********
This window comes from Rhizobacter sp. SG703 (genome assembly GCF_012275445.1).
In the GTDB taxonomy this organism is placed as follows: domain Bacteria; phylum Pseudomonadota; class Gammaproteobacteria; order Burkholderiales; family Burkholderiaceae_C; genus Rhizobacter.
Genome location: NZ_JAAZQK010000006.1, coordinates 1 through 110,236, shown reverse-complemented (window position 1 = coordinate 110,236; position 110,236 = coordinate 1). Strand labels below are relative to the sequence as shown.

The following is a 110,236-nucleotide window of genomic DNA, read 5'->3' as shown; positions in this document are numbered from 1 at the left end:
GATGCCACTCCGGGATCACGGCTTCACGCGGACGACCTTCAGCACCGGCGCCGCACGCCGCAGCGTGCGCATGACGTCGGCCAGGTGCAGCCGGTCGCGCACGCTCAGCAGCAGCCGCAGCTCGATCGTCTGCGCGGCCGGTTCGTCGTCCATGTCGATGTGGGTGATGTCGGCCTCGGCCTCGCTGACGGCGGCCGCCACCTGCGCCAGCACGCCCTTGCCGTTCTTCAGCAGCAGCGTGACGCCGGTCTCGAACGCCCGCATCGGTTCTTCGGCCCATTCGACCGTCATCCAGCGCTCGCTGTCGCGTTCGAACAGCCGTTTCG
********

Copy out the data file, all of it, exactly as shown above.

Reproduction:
This window comes from Rhizobacter sp. SG703 (genome assembly GCF_012275445.1).
In the GTDB taxonomy this organism is placed as follows: domain Bacteria; phylum Pseudomonadota; class Gammaproteobacteria; order Burkholderiales; family Burkholderiaceae_C; genus Rhizobacter.
Genome location: NZ_JAAZQK010000006.1, coordinates 1 through 110,236, shown reverse-complemented (window position 1 = coordinate 110,236; position 110,236 = coordinate 1). Strand labels below are relative to the sequence as shown.

The following is a 110,236-nucleotide window of genomic DNA, read 5'->3' as shown; positions in this document are numbered from 1 at the left end:
GATGCCACTCCGGGATCACGGCTTCACGCGGACGACCTTCAGCACCGGCGCCGCACGCCGCAGCGTGCGCATGACGTCGGCCAGGTGCAGCCGGTCGCGCACGCTCAGCAGCAGCCGCAGCTCGATCGTCTGCGCGGCCGGTTCGTCGTCCATGTCGATGTGGGTGATGTCGGCCTCGGCCTCGCTGACGGCGGCCGCCACCTGCGCCAGCACGCCCTTGCCGTTCTTCAGCAGCAGCGTGACGCCGGTCTCGAACGCCCGCATCGGTTCTTCGGCCCATTCGACCGTCATCCAGCGCTCGCTGTCGCGTTCGAACAGCCGTTTCG